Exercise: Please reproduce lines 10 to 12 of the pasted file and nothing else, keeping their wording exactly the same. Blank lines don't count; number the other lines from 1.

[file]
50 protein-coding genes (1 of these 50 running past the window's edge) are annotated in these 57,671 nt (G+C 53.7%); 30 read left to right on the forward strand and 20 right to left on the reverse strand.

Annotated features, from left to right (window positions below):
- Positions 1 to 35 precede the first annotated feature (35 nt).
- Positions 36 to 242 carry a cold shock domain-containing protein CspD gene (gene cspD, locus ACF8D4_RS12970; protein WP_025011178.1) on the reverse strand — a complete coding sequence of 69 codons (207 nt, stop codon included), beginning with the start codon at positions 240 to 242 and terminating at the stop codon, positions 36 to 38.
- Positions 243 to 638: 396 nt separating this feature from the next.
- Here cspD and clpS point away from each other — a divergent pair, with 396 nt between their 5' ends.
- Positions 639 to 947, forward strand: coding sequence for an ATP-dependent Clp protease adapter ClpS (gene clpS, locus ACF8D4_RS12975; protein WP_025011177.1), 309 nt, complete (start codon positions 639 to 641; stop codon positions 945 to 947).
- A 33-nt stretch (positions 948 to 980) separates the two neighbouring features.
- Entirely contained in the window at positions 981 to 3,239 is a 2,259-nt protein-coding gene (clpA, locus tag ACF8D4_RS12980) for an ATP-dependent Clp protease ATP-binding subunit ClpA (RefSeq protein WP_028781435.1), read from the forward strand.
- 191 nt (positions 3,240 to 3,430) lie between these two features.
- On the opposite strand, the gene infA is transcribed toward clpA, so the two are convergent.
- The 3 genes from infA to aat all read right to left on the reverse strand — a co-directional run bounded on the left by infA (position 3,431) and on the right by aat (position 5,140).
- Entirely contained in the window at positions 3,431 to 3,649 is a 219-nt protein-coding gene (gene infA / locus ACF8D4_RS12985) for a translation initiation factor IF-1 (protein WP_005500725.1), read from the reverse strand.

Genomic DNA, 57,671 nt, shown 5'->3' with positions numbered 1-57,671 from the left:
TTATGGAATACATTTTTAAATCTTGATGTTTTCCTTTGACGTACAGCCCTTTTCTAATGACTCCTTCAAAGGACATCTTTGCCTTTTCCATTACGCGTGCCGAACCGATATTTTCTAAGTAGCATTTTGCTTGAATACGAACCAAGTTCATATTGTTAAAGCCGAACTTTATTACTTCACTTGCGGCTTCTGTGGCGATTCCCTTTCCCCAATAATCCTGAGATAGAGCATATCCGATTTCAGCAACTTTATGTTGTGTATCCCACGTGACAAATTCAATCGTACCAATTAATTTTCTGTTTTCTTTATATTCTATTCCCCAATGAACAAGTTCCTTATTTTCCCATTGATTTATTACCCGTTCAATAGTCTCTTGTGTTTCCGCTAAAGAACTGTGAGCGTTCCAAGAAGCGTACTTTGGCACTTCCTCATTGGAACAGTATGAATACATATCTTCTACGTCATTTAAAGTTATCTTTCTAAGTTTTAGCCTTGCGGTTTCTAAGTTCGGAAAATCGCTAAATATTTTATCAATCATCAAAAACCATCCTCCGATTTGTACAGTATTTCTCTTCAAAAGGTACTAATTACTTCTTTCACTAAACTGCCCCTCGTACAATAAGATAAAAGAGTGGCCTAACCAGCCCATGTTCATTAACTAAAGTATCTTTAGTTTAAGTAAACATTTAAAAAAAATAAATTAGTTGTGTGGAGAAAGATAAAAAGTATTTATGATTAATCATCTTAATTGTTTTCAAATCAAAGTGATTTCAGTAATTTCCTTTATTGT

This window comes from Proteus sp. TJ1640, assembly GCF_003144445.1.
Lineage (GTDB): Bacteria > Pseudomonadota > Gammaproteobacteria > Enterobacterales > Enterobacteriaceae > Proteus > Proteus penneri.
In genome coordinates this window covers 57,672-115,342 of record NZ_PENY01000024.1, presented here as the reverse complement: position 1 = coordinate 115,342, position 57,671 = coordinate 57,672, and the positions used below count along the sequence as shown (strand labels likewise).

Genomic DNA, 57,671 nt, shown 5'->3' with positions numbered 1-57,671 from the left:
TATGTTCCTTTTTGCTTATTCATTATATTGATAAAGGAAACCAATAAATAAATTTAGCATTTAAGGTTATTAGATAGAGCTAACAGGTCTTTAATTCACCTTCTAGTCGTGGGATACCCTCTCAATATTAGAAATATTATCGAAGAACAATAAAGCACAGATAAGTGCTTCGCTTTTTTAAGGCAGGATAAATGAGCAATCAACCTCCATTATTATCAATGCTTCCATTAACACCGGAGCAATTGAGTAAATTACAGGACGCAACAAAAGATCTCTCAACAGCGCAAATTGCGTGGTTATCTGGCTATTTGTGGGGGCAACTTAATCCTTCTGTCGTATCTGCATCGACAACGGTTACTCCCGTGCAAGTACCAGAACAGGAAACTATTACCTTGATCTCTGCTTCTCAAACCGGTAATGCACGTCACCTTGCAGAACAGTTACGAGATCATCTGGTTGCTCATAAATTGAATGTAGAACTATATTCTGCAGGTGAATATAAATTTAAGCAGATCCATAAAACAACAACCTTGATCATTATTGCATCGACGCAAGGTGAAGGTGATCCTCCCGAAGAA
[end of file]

- 191 nt (positions 3,240 to 3,430) lie between these two features.
- On the opposite strand, the gene infA is transcribed toward clpA, so the two are convergent.
- The 3 genes from infA to aat all read right to left on the reverse strand — a co-directional run bounded on the left by infA (position 3,431) and on the right by aat (position 5,140).